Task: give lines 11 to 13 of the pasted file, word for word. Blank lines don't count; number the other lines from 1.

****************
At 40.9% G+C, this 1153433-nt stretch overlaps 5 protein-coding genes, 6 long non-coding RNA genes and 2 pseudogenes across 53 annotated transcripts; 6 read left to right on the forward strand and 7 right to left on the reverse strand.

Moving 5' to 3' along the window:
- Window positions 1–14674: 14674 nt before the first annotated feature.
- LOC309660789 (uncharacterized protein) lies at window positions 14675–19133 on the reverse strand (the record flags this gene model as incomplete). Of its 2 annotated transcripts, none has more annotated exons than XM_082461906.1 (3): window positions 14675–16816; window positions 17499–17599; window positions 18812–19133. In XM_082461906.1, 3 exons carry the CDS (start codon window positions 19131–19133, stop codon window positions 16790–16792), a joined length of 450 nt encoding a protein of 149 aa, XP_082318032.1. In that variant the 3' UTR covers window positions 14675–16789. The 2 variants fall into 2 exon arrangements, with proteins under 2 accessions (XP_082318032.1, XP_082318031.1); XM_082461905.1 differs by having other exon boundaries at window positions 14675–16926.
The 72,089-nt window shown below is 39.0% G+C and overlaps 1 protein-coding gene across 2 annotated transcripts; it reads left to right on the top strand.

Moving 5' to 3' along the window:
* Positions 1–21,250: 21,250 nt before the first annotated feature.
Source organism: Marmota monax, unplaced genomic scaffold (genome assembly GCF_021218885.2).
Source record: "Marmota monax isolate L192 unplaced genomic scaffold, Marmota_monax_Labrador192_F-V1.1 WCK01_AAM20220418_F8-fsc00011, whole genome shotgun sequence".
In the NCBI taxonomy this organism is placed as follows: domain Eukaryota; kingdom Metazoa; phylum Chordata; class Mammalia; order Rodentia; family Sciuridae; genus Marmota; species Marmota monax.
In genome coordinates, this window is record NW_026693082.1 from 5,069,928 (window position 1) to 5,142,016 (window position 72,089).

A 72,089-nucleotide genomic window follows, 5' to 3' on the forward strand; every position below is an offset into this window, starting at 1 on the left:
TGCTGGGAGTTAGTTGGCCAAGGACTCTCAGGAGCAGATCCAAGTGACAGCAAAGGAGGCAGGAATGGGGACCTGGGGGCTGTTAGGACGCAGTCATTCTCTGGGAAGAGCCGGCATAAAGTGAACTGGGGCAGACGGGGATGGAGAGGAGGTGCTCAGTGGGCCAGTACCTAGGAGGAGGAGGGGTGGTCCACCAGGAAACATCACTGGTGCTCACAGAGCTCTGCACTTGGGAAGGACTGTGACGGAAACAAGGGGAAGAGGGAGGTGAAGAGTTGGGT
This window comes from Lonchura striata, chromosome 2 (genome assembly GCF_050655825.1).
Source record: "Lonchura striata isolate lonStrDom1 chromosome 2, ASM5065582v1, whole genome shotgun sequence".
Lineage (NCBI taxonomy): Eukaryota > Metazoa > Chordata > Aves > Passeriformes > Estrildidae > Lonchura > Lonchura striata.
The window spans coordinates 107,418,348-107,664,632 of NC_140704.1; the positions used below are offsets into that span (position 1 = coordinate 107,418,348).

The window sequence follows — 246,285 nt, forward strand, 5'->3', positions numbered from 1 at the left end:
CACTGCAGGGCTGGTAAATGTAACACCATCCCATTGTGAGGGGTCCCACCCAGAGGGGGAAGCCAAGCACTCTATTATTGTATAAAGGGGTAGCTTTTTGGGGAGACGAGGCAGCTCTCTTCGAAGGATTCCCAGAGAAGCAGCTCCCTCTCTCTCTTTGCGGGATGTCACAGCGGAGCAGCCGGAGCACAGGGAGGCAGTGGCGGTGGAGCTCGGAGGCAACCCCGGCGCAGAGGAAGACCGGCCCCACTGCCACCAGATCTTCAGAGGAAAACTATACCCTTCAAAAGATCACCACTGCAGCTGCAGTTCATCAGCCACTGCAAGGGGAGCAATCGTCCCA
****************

In genome coordinates, this window is record NW_026693082.1 from 5,069,928 (window position 1) to 5,142,016 (window position 72,089).

A 72,089-nucleotide genomic window follows, 5' to 3' on the forward strand; every position below is an offset into this window, starting at 1 on the left:
TGCTGGGAGTTAGTTGGCCAAGGACTCTCAGGAGCAGATCCAAGTGACAGCAAAGGAGGCAGGAATGGGGACCTGGGGGCTGTTAGGACGCAGTCATTCTCTGGGAAGAGCCGGCATAAAGTGAACTGGGGCAGACGGGGATGGAGAGGAGGTGCTCAGTGGGCCAGTACCTAGGAGGAGGAGGGGTGGTCCACCAGGAAACATCACTGGTGCTCACAGAGCTCTGCACTTGGGAAGGACTGTGACGGAAACAAGGGGAAGAGGGAGGTGAAGAGTTGGGT